Over the past two semesters I’ve written about video games, movies, the Internet and a myriad of other nerdy interests and pastimes. And now here I sit typing the final column I shall write for this paper.
While there are plenty of thoughtful, introspective articles regarding this subject, this column isn’t really worthy of that same tone.
Despite my articulations that video games can be art and that geek culture isn’t so weird as it’s often simplified, the fact of the matter is that I write about entertainment. In the grand scheme of Life, the Universe and Everything there are far more important things than video games and comic books.
Like how many roads a man must walk down. That sounds pretty good and deep, right?
So rather than contemplate my existence as a writer or debate whether or not it was meaningful to write about what I chose to write, let’s take a step back.
I write about entertainment. My work on the subject probably won’t ever win a Pulitzer prize. Nothing here or anything written on this subject will drastically alter the world as we know it. No revolutions will be started or stopped based on how good or bad the new Star Trek movie is (personally I thought it was pretty great despite some pacing issues in the last third, but that’s not important right now).
While we can analyze media in all forms, looking for deep meaning, socio-political satire and even insightful understandings of the human condition, the point of media—plain-and-simple—is to entertain. Sure, there are games, comics, books and movies that contain these things, and I truly believe that there is potential in those mediums beyond simple entertainment, but at the same time each operates as an entertainment business.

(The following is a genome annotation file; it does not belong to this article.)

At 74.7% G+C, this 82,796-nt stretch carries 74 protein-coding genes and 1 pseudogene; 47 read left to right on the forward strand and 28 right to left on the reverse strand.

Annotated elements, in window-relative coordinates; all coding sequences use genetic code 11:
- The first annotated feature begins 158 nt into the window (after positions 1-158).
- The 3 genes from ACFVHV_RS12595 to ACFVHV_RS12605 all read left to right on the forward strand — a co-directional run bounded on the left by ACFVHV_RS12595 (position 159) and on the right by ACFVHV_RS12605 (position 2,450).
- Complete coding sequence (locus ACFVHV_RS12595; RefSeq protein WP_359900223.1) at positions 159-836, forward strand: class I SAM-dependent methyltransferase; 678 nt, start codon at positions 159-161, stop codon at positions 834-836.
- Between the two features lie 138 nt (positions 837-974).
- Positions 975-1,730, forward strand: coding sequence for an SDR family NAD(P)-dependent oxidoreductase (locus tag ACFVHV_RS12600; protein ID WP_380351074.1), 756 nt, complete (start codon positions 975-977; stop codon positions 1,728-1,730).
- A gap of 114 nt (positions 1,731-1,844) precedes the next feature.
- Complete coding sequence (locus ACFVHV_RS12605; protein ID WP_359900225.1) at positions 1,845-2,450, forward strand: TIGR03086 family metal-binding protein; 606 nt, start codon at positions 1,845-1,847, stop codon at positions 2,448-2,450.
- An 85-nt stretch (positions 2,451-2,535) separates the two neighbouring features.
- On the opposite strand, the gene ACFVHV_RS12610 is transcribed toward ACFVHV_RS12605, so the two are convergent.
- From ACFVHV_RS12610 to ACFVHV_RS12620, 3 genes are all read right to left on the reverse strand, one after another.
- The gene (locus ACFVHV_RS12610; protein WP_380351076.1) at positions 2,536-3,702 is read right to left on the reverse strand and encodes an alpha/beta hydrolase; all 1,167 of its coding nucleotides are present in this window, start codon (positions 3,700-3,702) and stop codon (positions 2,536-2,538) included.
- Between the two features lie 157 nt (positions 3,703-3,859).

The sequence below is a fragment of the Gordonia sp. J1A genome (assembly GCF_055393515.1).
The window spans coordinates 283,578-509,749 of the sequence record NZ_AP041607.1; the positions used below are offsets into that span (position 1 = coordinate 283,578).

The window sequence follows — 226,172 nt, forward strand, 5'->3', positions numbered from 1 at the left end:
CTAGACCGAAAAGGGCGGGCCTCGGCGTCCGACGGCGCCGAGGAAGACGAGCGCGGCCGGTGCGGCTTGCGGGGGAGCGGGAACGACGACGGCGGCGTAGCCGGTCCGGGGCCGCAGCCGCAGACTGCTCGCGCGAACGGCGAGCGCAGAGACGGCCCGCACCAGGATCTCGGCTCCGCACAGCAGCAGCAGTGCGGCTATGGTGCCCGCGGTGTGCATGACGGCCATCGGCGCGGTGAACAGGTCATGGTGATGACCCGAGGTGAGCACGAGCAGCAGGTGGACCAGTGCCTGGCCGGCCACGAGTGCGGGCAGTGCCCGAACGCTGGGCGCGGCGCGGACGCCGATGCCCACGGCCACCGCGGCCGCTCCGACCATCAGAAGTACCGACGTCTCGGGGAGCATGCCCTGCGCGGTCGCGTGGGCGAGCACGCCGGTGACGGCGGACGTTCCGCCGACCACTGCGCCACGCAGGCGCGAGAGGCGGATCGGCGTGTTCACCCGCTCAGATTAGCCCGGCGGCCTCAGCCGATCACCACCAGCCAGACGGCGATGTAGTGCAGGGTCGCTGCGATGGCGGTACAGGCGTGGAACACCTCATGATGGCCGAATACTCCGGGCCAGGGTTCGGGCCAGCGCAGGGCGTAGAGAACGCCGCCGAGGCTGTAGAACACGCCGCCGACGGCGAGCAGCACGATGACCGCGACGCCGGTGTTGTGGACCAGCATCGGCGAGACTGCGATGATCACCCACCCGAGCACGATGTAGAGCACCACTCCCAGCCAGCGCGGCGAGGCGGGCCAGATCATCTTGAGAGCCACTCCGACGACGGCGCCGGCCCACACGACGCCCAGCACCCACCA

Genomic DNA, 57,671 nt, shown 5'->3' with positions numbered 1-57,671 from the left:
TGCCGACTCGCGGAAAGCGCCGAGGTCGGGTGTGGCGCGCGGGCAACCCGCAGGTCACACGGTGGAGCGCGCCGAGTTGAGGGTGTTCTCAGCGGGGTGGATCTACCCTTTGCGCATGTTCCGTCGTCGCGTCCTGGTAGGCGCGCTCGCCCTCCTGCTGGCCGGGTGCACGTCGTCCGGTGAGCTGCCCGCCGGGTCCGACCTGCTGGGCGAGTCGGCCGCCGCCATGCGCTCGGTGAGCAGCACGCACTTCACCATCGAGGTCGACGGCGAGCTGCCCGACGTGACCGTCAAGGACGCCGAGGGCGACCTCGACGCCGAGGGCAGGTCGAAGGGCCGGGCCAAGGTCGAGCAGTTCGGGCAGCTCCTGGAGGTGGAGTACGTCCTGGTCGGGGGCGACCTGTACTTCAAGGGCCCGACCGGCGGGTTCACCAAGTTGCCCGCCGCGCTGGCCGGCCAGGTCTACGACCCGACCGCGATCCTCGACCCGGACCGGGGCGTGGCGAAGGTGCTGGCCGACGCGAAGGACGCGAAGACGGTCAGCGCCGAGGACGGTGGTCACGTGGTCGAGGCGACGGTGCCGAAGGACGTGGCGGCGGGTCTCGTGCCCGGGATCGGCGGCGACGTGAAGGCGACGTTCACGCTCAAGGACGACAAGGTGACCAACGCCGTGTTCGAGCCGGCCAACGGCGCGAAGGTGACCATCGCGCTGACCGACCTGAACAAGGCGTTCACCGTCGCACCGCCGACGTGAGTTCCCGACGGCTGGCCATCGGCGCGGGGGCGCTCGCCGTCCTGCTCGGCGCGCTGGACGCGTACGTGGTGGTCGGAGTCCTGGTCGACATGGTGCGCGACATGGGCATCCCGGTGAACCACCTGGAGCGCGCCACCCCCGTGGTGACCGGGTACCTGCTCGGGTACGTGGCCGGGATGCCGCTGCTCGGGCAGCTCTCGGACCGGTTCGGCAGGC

If a movie doesn’t make a profit, don’t expect to see a sequel. If a game doesn’t receive enough downloads, it will be harder for the creator to make more games in the future.
And we should keep this in mind when we react to media too. Nerds are known for their rage when things don’t go their way. In the end we should understand that no matter how much we like the original, it is above neither criticism nor alteration.
I’m sure there are many ardent Star Trek fans who disagree with me and are displeased with the recent Into Darkness (though after 2009’s remake I don’t know what they expected). Similarly, even as someone who only just read the book, I am among a group that looks at the upcoming World War Z as a complete butchering of the excellent novel.
In the end it doesn’t really matter. The original works are still there to enjoy and the new versions can be ignored if one desires. Why get mad about something you cannot change?
So while I shall continue—even after I graduate next week—to write about video games and other entertainment, it’s important to keep in mind that is just that: entertainment. It’s not to say that works in these mediums cannot convey greater messages, but that their starting point is not to be works of art.
Therefore, neither is this column.
And that’s OK. We seem to look down on entertainment, as if it’s not worthy of appreciation unless it has some other artistic value. There are times and places for schlocky fight scenes, gratuitous explosions and exploding barrels. Sometimes it’s OK to like something, even while understanding its fleeting value.
I will continue to search for the deeper, more meaningful aspects of my favorite pastimes, but it’s important to remember that not everything needs that depth.
Enjoy what you enjoy, and don’t get so involved that you stop having fun with it. Sometimes you have to call a spade a spade. Otherwise you run the risk of digging so deep you can’t see the light.